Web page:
Water Resources in Maine
Some Water Facts
Average annual rainfall: 42 inches1. Equivalent to 73,500,000 acre-feet or 24 trillion gallons2.
Run-off: About 50% of precipitation, or about 12 trillion gallons, runs off the landscape in streams and rivers3.
Evaporation/transpiration: About 30-40% of rainfall evaporates or is transpired through vegetation3,5. This equals about 7-10 trillion gallons.
Infiltration to groundwater: About 10-20% of precipitation infiltrates to recharge groundwater3. This is about 2-5 trillion gallons annually.
Mapped sand and gravel aquifers occupy about 1,300 sq. mi. of Maine's landscape4. Average annual recharge to these aquifers is about 240 billion gallons.
About 40% of Maine's citizens use a private groundwater well for their household water supply.
Groundwater and surface water are linked. Groundwater constantly flows out to surface water, allowing most streams to flow even during the driest periods.
In 2003, about 13 trillion gallons of water flowed through the Kennebec River at North Sidney5.
Portland Water District, Maine's largest public water supply, serves 200,000 people with about 8.5 billion gallons annually6 (about 10 inches of Sebago Lake water).
Groundwater occurs in Maine in two primary kinds of aquifers, (1) sand and gravel, and (2) bedrock.
Sand and gravel aquifers
These are unconsolidated sand and gravel deposits, most of which were deposited during the last glacial episode which ended about 14,000 - 11,000 years ago in Maine. These deposits have excellent porosity (spaces between grains) and permeability (connection of spaces) that make them significant groundwater resources in the state (Figure 1).
Because they formed as water melted from the glaciers, they are only found in limited areas around the state (Figure 2). Even though some sand and gravel aquifers are very long and thin, they are recharged locally by precipitation. While the deposits can extend for miles, the usage of groundwater only affects the water table locally. These make excellent groundwater sources for towns or industries.
The entire state of Maine is underlain with hard ledge (bedrock) composed of igneous (granite, etc.) and metamorphic (gneiss, etc.) rock. Almost everywhere, this bedrock is fractured due to the many geological processes the rocks have endured since they formed between 360 and 650 million years ago. The fractures in the rock provide the open space (porosity) through which groundwater flows. Fractured bedrock in Maine is recharged locally. The usage of groundwater from drilled wells affects the water table only locally.
Figure 1 shows a well drilled into the bedrock where it intersects several fractures that provide water to the well. The water level in the well will rise to close to the local water table level due to hydrostatic pressure even if the fracture is deep. The average depth for a drilled well in Maine is about 250 feet. Figure 3 shows an example of groundwater flow in a fracture.
A common perception of an aquifer is a single, confined geological unit that underlies a vast area but has a limited recharge area (Figure 4). This type of aquifer is typical in the western United States but is not representative of Maine aquifers.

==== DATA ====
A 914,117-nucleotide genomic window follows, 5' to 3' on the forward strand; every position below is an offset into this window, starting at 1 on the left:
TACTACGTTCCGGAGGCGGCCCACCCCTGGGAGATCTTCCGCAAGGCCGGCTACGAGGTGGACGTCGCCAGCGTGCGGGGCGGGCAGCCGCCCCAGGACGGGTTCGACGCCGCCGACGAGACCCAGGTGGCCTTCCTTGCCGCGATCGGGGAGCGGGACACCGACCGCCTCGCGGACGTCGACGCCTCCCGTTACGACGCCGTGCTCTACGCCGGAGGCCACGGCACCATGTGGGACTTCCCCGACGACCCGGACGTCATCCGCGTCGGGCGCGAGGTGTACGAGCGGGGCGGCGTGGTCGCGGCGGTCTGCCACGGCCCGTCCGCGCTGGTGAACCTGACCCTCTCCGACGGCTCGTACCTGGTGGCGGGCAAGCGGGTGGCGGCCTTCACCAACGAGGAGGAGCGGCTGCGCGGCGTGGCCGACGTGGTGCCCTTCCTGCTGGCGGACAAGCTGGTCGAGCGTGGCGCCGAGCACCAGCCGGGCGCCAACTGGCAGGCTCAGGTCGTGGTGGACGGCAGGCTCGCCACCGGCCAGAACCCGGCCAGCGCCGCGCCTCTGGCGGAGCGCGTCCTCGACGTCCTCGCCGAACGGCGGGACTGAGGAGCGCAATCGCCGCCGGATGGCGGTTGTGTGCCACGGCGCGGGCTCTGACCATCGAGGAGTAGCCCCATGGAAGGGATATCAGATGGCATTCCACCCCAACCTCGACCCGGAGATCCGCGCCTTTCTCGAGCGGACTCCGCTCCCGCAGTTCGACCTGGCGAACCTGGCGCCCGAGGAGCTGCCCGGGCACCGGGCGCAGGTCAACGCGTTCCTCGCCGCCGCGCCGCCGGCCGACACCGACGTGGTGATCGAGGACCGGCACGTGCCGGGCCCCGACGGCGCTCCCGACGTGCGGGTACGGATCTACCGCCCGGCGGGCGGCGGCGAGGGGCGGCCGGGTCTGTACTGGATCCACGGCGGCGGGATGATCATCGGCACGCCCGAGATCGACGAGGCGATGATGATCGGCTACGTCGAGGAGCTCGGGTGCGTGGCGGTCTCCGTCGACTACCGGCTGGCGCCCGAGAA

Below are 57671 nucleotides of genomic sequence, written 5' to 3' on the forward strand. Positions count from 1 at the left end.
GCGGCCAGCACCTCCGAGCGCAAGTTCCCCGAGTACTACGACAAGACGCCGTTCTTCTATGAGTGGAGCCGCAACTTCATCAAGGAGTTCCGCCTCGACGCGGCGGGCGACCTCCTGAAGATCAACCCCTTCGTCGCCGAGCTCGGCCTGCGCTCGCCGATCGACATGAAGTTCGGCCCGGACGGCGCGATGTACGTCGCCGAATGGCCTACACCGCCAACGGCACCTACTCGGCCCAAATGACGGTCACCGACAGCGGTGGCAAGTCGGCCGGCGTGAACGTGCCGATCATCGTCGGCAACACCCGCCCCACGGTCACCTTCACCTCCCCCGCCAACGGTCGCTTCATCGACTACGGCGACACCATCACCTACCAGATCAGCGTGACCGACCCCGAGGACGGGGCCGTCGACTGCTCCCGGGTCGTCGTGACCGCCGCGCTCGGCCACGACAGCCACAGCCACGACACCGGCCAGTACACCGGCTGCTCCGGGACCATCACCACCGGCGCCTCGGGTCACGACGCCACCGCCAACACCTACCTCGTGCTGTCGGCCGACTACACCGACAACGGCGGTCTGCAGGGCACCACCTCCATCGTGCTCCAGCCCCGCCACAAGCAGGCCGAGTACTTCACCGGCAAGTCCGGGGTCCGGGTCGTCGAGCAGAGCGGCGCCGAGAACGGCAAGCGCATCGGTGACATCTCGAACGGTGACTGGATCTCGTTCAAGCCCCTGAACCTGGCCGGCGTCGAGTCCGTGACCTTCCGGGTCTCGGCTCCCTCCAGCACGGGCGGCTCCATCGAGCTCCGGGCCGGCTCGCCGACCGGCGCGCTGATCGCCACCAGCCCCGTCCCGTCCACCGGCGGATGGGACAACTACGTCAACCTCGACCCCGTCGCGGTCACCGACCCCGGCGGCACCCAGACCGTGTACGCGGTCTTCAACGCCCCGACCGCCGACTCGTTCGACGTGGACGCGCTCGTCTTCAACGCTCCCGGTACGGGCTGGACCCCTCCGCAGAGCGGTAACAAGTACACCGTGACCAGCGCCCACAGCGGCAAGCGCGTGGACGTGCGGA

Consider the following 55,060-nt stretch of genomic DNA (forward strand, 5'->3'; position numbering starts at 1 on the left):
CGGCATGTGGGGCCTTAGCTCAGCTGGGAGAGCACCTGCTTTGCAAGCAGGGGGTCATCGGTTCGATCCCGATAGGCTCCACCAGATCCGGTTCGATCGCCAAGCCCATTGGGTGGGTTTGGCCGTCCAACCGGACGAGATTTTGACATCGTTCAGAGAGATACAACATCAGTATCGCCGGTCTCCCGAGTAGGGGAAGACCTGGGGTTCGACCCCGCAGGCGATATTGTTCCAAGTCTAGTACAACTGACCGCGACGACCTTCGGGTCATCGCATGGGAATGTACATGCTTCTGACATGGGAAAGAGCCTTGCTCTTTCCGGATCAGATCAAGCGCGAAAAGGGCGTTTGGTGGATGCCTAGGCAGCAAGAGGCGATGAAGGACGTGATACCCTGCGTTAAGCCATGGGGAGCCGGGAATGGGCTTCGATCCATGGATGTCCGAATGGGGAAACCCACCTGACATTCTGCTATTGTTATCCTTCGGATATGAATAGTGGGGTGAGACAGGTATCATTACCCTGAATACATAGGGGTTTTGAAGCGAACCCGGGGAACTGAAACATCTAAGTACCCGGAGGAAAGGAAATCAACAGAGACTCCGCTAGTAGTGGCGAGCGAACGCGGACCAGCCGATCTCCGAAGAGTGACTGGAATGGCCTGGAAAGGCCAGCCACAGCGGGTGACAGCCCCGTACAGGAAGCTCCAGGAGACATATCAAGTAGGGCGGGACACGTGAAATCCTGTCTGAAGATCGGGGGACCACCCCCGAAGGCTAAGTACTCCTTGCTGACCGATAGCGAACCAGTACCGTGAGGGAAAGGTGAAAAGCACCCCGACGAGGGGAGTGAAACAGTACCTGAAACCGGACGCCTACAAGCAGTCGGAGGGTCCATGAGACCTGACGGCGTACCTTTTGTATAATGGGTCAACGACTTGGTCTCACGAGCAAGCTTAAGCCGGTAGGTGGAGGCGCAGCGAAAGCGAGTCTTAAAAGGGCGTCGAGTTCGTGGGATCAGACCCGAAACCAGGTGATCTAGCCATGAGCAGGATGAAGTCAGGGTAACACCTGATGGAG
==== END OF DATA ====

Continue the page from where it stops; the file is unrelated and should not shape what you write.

In Maine groundwater levels fluctuate systematically throughout the year as the resource is recharged in the spring from runoff and rain. Groundwater levels decline during the summer and fall as available precipitation is consumed by evapotranspiration processes, and groundwater in storage flows into surface water. Figure 5 shows a multiyear cycle of recharge and decline for a well in southern Maine. For the period of record, annual fluctuations are on the order of 3-4 feet but the average groundwater level has not declined or increased significantly.
This is in sharp contrast to aquifers in the western United States. Figure 6 shows a multiyear record for a well in the Texas panhandle in the Ogallala aquifer. About 30 percent of the ground water used for irrigation in the U.S. is pumped from this aquifer, about 14 billion gallons per day in 19907. It is also an important public water supply, serving 2.2 million people with 332 million gallons per day in 19907. In an area that receives only 19 inches of rain annually, this rate of use greatly exceeds recharge, resulting in groundwater mining, clearly reflected in the decline of water levels shown in Figure 6.
- Low yield bedrock wells
- This is a problem in areas where the bedrock is sparsely fractured and can have significant impact on homeowners and communities.
- Saltwater intrusion
- This is an issue in many coastal communities where development (and private wells) is clustered along the shoreline.
- Withdrawal effects on surface water
- Groundwater and surface water are linked. Extraction/use must always be discussed in the context of impact on surface waters.
- Natural quality issues - metals (As, Cd, others). Man-made quality issues - hydrocarbons, pesticides. Regardless of the source, it is much more difficult and expensive to remediate problems than to prevent them.
- National Weather Service, National Climate Data Center, Historic Climatography Series No. 4-2.
- Calculated from Nichols, W.J., Jr. and Cowing, D.J., 1990, Maine water supply and use: U.S. Geological Survey, Water Supply Paper 2350, p. 283-290
- Caswell, B.H., 1987, Groundwater handbook for the State of Maine: Maine Geological Survey Bulletin 39.
- Summarized from digital maps of aquifers, as mapped by the Maine Geological Survey.
- Calculated from Stewart, G.J., Caldwell, J.M., and Cloutier, J.R., 2003, Water resources data, Maine, Water Year 2003: U.S. Geological Survey, Water-Data Report ME-03-1.
- Portland Water District.
- USGS National Water-Quality Assessment (NAWQA) Program,